The day of infamy

London Travel Blog

 › entry 33 of 33 › view all entries

So I woke up at a decent time and went downstairs to check out.  I would leave my bags there so I could see the Parliament building, and I knew what time I had to be back at the hostel to get to the airport.  I dropped off the key and mentioned that I had left my passport with them.  Calm searching for my passport turned to frantic scrambling as the lady behind the desk could not find it.  Needless to say, my patience was running thin as she checked the entire area.

As much as I like London, I certainly didn't want to be stuck there.  Plus, that passport and I had a lot of memories, and I wanted it back.  After 5 minutes of searching, the events of yesterday came back to me.  There was another Noah at the hostel who was checking out before me to catch an earlier flight home.  As calmly as I could, I asked the girl if there were any passports belonging to a Noah.  She said, "Sure, but it's not yours."  I knew right away whose it was - and the picture on the passport confirmed it.  It belonged to the other Noah, the one who had checked out an hour ago.  He had taken my passport by mistake and was long gone.

I knew he would not get very far, but I had no idea what would happen to my passport.  I demanded that the girl at the desk give me money and call a taxi so I could get to the US Embassy to get a new passport.  They can turn something around in the time I needed, so I took 80 pounds and hurried out there.  On the way, I had to stop and get passport photos taken.  The driver was great to work with and quick, he knew where to take me to get instant photos.  That out of the way, we drove quickly to the embassy.  I thought that getting in without a passport would be tough, but it was not a problem.  I had plenty of other ID.  As I waited in line to get the form for a new passport, I knew time was running out.

I also began to think about my poor passport, and how much I would miss it.  As dumb as it sounds, I wanted to fill that thing up with all sorts of stamps, but now I would be starting over.  It was really sad for me.  Finally, it was my turn and I explained the situation to the lady behind the counter.  She confirmed that I could get something very quickly, informed me of the cost, gave me the forms, and I went to fill them out.  The whole time I was thinking about my passport and how it was probably lost forever.  I went to hand the completed forms in, and the lady told me, "This will void your old passport, is that ok?".  In a moment of hesitation, I asked for a minute and called the hostel, hoping that they had heard from the other Noah.  It really was a time crunch, and it began to look like I would not make it even if I got a new passport quickly.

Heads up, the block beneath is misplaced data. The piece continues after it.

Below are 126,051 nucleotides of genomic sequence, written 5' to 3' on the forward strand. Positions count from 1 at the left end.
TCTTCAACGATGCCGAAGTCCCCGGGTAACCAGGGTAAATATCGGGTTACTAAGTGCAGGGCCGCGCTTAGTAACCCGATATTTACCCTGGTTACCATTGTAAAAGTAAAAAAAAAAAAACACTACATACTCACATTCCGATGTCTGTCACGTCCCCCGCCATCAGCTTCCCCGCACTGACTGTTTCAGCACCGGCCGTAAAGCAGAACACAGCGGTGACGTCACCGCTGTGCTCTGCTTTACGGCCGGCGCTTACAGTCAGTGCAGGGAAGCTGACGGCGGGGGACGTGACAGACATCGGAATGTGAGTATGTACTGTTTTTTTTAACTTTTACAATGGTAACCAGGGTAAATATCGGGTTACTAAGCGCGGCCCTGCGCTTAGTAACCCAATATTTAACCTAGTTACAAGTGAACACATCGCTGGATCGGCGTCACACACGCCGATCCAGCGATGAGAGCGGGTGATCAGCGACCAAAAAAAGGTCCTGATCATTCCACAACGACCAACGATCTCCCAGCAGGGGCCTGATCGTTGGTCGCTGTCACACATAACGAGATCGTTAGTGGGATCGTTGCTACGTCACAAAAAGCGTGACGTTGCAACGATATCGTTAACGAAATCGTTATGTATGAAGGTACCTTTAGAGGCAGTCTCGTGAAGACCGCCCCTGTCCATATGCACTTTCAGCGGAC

The same girl that had searched for my passport at the hostel answered, and she was delighted to hear from me.  She informed me that the other Noah had indeed called, and he was waiting at Luton airport with my passport.  However, I was not going to Luton airport.  My flight was out of Heathrow.  Another wrench in the plans.  Again, it seemed hopeless, but I asked her if the other Noah had left a number to be reached at.  She gave me the number and I gave him a call.  I explained to him that I was not going to Luton, and thankfully he agreed to head back to the hostel and give me my passport.  After all, he had to head there to get his.  He was not happy, he had missed his flight and was unsure what to do.

I took the taxi back to the hostel, and after only a couple minutes of waiting, the other Noah showed up.  Time was so tight that I grabbed my passport from him at the door, thanked him, and kept going.

Fortunately for me, I barely made it to the airport on time.  Heathrow is a huge airport and I had to do a lot of rushing around, but I did indeed make it on my flight.  I have no idea what happened to the other Noah, but hopefully things worked out for the best.

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7,154 km (4,445 miles) traveled
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photo by: ulysses